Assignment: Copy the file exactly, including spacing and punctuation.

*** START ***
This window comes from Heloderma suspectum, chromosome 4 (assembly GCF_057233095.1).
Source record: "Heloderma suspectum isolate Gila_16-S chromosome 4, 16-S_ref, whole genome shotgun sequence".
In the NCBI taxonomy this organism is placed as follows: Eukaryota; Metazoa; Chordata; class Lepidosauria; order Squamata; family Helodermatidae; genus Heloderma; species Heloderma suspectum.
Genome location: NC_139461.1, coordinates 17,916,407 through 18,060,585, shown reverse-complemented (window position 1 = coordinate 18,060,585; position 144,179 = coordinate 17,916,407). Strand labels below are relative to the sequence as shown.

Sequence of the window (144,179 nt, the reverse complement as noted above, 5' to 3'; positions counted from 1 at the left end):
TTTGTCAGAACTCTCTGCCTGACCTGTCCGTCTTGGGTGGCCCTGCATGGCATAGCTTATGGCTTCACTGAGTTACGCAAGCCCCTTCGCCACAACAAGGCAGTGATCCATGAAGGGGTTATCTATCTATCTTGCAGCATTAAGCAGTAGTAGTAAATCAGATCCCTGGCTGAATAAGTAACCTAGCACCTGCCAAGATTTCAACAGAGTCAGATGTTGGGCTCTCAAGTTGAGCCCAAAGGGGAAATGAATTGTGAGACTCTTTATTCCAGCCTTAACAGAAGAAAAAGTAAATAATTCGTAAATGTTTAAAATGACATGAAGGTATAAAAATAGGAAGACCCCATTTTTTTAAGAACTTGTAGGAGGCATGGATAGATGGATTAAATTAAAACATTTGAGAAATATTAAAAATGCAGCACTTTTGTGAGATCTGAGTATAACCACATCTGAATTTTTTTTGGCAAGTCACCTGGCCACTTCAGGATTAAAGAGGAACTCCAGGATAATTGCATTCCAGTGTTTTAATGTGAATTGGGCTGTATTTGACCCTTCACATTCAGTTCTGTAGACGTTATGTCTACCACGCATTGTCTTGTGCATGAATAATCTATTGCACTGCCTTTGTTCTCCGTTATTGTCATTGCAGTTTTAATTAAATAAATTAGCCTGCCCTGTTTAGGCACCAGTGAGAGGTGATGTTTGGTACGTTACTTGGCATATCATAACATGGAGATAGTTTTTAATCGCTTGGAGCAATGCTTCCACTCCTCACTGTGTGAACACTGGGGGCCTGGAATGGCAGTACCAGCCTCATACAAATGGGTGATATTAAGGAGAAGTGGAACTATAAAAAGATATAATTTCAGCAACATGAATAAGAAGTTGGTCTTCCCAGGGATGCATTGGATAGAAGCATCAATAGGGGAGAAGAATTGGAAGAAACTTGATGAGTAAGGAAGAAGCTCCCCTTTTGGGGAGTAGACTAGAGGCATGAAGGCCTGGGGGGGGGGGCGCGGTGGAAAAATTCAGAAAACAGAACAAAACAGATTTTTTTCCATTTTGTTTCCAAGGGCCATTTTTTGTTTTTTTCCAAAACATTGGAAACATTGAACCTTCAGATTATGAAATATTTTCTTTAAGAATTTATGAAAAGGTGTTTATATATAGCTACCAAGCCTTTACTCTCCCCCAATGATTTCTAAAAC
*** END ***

This window comes from Heloderma suspectum, chromosome 4 (assembly GCF_057233095.1).
Source record: "Heloderma suspectum isolate Gila_16-S chromosome 4, 16-S_ref, whole genome shotgun sequence".
In the NCBI taxonomy this organism is placed as follows: Eukaryota; Metazoa; Chordata; class Lepidosauria; order Squamata; family Helodermatidae; genus Heloderma; species Heloderma suspectum.
Genome location: NC_139461.1, coordinates 17,916,407 through 18,060,585, shown reverse-complemented (window position 1 = coordinate 18,060,585; position 144,179 = coordinate 17,916,407). Strand labels below are relative to the sequence as shown.

Sequence of the window (144,179 nt, the reverse complement as noted above, 5' to 3'; positions counted from 1 at the left end):
TTTGTCAGAACTCTCTGCCTGACCTGTCCGTCTTGGGTGGCCCTGCATGGCATAGCTTATGGCTTCACTGAGTTACGCAAGCCCCTTCGCCACAACAAGGCAGTGATCCATGAAGGGGTTATCTATCTATCTTGCAGCATTAAGCAGTAGTAGTAAATCAGATCCCTGGCTGAATAAGTAACCTAGCACCTGCCAAGATTTCAACAGAGTCAGATGTTGGGCTCTCAAGTTGAGCCCAAAGGGGAAATGAATTGTGAGACTCTTTATTCCAGCCTTAACAGAAGAAAAAGTAAATAATTCGTAAATGTTTAAAATGACATGAAGGTATAAAAATAGGAAGACCCCATTTTTTTAAGAACTTGTAGGAGGCATGGATAGATGGATTAAATTAAAACATTTGAGAAATATTAAAAATGCAGCACTTTTGTGAGATCTGAGTATAACCACATCTGAATTTTTTTTGGCAAGTCACCTGGCCACTTCAGGATTAAAGAGGAACTCCAGGATAATTGCATTCCAGTGTTTTAATGTGAATTGGGCTGTATTTGACCCTTCACATTCAGTTCTGTAGACGTTATGTCTACCACGCATTGTCTTGTGCATGAATAATCTATTGCACTGCCTTTGTTCTCCGTTATTGTCATTGCAGTTTTAATTAAATAAATTAGCCTGCCCTGTTTAGGCACCAGTGAGAGGTGATGTTTGGTACGTTACTTGGCATATCATAACATGGAGATAGTTTTTAATCGCTTGGAGCAATGCTTCCACTCCTCACTGTGTGAACACTGGGGGCCTGGAATGGCAGTACCAGCCTCATACAAATGGGTGATATTAAGGAGAAGTGGAACTATAAAAAGATATAATTTCAGCAACATGAATAAGAAGTTGGTCTTCCCAGGGATGCATTGGATAGAAGCATCAATAGGGGAGAAGAATTGGAAGAAACTTGATGAGTAAGGAAGAAGCTCCCCTTTTGGGGAGTAGACTAGAGGCATGAAGGCCTGGGGGGGGGGGCGCGGTGGAAAAATTCAGAAAACAGAACAAAACAGATTTTTTTCCATTTTGTTTCCAAGGGCCATTTTTTGTTTTTTTCCAAAACATTGGAAACATTGAACCTTCAGATTATGAAATATTTTCTTTAAGAATTTATGAAAAGGTGTTTATATATAGCTACCAAGCCTTTACTCTCCCCCAATGATTTCTAAAAC